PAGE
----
Praying mantis are ferocious hunters, and are even known to cannibalize members of their own species. With their long, spiny forearms, large jaws and super-fast reflexes, these alien-like insects present a real threat to bugs like grasshoppers, crickets and moths. But are praying mantis harmful to humans, and can they bite you?
What are praying mantis?
Praying mantis are a type of insect found in temperate and tropical climates throughout the world. They get their name from the appearance of their front legs, which are large, prominent and bent, as though in prayer. These unique-looking bugs may appear pious, but they’re actually fearsome predators. Those long front legs are covered with tiny spines and can move at lightning speed, snatching up passing moths, crickets, grasshoppers, flies, and any other passing prey.
They praying mantis will even feast on members of their own species, and female mantis are notorious for decapitating males after (or even during) reproduction. They do this because the male bugs are packed with nutrients that the females can use to produce eggs; in fact, she may lay twice as many as usual if she cannibalizes her partner. In some cases, male mantises may make up the majority of a female mantis’s diet during breeding season.
There’s no doubt that praying mantis are ferocious insects, but do we humans have anything to fear?
Can praying mantis bite humans?
Praying mantis mainly eat insects, but may also take down spiders, frogs, lizards, and even small birds! However, they won’t try to attack anything as large as a human, and aren’t known to bite people.
Before you get complacent, this doesn’t mean praying mantis can’t bite you. They may take a nibble if they mistake a finger for a smaller prey animal, but this is very unlikely to happen. Even if you do receive a bite from a praying mantis, you are unlikely to be injured. Larger specimens may be able to break the skin, but this won’t cause anything more serious than some light bleeding.
When are praying mantis most likely to bite you?
Praying mantis are most likely to bite you if they confuse a finger for potential prey. Therefore, you are most at risk of mantis bites while gardening, when you may accidentally stick your hands into their hiding place. You may also receive a bite if you deliberately provoke a praying mantis.
Are praying mantis dangerous?
Unless you happen to be an insect or a small amphibian, praying mantis are not dangerous. They aren’t venomous and, though their bites may be a little painful, they won’t cause any lasting harm. You are also highly unlikely to suffer any kind of allergic reaction from a praying mantis bite.
What should you do if a praying mantis bites you?
Praying mantis aren’t poisonous, but you should still take care of bites. In the unlikely event that you are bitten by a praying mantis, wash the affected area thoroughly with warm water and soap. This is especially important if you are bitten hard enough to break the skin. If you are bleeding, you may need a band-aid.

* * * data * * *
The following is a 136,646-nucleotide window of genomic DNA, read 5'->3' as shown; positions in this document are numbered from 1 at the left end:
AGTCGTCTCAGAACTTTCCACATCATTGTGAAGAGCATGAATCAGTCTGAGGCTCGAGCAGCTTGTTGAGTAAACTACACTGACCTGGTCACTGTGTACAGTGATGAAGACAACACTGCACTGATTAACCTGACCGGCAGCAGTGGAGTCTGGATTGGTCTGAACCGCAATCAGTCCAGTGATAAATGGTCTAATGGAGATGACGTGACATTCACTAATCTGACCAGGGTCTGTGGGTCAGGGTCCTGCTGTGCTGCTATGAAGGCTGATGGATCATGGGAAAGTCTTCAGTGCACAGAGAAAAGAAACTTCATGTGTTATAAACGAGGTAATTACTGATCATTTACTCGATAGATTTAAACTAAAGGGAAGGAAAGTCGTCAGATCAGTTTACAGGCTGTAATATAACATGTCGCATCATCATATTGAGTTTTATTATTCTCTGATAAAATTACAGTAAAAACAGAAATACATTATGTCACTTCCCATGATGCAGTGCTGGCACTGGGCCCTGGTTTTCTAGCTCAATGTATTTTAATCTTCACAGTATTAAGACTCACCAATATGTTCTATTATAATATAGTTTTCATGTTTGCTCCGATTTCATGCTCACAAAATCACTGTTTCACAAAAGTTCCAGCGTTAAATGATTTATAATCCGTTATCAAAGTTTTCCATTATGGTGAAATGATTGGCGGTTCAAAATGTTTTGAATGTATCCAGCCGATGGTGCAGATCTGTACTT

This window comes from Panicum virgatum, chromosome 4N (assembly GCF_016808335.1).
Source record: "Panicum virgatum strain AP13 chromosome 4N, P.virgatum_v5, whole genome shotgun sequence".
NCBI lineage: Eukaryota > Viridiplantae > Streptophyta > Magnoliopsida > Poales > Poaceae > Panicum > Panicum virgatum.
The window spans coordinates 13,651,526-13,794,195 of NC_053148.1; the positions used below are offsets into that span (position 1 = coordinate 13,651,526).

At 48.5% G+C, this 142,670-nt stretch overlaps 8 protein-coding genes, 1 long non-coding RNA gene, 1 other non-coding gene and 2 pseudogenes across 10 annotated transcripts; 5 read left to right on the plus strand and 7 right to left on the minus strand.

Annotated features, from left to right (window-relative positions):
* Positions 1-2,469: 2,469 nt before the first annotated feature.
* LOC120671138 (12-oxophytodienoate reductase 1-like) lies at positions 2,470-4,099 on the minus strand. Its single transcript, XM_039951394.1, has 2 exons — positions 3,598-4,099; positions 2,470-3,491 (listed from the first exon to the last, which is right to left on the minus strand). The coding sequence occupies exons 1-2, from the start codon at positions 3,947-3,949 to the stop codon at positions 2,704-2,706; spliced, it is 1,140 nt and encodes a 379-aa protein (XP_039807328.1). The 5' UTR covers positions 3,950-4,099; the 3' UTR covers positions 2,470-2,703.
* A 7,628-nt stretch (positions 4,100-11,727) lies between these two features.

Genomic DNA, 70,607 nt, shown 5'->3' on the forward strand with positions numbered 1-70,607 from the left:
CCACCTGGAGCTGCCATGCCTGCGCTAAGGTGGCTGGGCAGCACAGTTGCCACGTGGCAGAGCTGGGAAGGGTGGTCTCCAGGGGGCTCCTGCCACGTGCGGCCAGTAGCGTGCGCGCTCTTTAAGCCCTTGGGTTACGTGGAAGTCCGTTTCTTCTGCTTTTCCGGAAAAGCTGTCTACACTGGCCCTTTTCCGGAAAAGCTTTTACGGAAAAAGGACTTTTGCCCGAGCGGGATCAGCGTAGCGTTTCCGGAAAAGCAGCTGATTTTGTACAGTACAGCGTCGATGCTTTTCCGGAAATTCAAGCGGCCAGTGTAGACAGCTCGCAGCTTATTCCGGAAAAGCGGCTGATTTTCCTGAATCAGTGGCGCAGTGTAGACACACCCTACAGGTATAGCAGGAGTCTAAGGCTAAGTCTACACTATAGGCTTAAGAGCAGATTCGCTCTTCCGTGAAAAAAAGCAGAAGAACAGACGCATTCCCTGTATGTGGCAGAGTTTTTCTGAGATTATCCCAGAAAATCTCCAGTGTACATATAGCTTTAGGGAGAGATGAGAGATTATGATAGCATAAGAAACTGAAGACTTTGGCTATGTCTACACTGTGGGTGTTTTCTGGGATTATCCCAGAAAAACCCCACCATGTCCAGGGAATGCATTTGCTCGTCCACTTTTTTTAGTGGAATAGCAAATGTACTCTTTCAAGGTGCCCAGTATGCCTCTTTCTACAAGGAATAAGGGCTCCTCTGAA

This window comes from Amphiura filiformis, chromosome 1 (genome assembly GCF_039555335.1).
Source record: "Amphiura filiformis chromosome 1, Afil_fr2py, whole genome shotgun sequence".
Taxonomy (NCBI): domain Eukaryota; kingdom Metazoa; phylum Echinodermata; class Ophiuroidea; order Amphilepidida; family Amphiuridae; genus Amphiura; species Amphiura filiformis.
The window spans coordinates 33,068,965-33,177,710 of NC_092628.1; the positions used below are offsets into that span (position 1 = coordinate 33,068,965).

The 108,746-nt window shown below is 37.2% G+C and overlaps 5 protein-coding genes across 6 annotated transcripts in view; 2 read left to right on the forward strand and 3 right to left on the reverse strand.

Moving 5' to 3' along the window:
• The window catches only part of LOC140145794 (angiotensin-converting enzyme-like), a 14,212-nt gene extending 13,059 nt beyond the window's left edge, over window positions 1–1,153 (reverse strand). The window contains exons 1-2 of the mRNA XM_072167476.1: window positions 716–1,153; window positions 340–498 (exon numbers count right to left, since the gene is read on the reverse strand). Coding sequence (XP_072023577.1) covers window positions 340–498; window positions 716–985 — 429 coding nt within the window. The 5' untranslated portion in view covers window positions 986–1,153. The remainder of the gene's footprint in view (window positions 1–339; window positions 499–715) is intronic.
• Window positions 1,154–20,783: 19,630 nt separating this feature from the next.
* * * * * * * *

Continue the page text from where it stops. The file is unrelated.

How to protect yourself from praying mantis bites
If you live in a region where praying mantis are native, you may be at risk of bites while gardening, hiking, or taking part in other outdoor activities. The best way to prevent bites is to wear gloves while gardening, and long pants and socks in grassy or wooded areas. You may also wear insect repellent to prevent praying mantis and other insect bites. If you see a praying mantis, don’t be tempted to try to handle it, as they’re more likely to bite you if they feel threatened.
How to safely handle a praying mantis
It’s best to leave praying mantis (and all other wildlife) alone if you want to avoid bites.
However, some people choose to keep praying mantises as pets – and if that’s the case, you need to know how to handle them carefully!
Despite their formidable hunting skills, praying mantises generally make docile pets and can usually be handled safely. If you want to hold a mantis, simply hold your hand near or in front of the insect.
Keep in mind!
If it wants to make your acquaintance, it will climb aboard and walk from hand to hand.
Let the mantis set the terms of its handling and, if it tries to climb off, let it go without attempting to restrain it. Trying to force the mantis into a petting session may make it feel threatened, and it may be tempted to nip you to make an escape. Physically restraining the mantis may also cause injury to the bug.
Praying mantis are deadly hunters but, unless you happen to be an insect, amphibian or a small lizard, you have very Iittle to worry about.
Praying mantis aren’t known to bite humans. They are not aggressive insects, nor are they poisonous. However, just because they’re unlikely to bite you doesn’t mean they can’t! Praying mantises may bite if they feel threatened, or if they mistake a finger for a prey animal. The best way to avoid bites is to wear gloves while gardening, cover up with long pants in grassy or wooded areas, and never try to hand a wild praying mantis.
If you do get bitten, don’t worry! Praying mantis aren’t poisonous, aren’t know to trigger allergies and, in most cases, won’t even break the skin. If you receive a nibble from a larger insect, wash the affected area with soap and warm water to clean out the wound.